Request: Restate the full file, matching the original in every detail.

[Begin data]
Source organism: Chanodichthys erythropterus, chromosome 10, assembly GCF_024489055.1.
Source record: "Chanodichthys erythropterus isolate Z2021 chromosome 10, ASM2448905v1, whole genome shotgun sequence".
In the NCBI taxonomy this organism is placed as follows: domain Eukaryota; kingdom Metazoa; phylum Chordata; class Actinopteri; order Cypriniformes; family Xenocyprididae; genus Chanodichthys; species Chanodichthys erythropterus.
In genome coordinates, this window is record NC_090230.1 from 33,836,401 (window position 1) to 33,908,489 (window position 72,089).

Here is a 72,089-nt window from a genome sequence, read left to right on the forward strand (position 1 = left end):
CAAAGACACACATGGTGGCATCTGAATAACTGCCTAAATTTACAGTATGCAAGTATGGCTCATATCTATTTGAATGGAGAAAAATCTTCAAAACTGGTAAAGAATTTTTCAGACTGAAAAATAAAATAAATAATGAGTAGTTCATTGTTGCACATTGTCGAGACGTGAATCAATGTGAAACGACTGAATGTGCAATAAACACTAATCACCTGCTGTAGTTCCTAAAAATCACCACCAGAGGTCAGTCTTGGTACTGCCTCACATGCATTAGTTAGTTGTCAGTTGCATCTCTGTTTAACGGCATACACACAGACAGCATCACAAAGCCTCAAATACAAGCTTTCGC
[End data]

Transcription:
Source organism: Chanodichthys erythropterus, chromosome 10, assembly GCF_024489055.1.
Source record: "Chanodichthys erythropterus isolate Z2021 chromosome 10, ASM2448905v1, whole genome shotgun sequence".
In the NCBI taxonomy this organism is placed as follows: domain Eukaryota; kingdom Metazoa; phylum Chordata; class Actinopteri; order Cypriniformes; family Xenocyprididae; genus Chanodichthys; species Chanodichthys erythropterus.
In genome coordinates, this window is record NC_090230.1 from 33,836,401 (window position 1) to 33,908,489 (window position 72,089).

Here is a 72,089-nt window from a genome sequence, read left to right on the forward strand (position 1 = left end):
CAAAGACACACATGGTGGCATCTGAATAACTGCCTAAATTTACAGTATGCAAGTATGGCTCATATCTATTTGAATGGAGAAAAATCTTCAAAACTGGTAAAGAATTTTTCAGACTGAAAAATAAAATAAATAATGAGTAGTTCATTGTTGCACATTGTCGAGACGTGAATCAATGTGAAACGACTGAATGTGCAATAAACACTAATCACCTGCTGTAGTTCCTAAAAATCACCACCAGAGGTCAGTCTTGGTACTGCCTCACATGCATTAGTTAGTTGTCAGTTGCATCTCTGTTTAACGGCATACACACAGACAGCATCACAAAGCCTCAAATACAAGCTTTCGC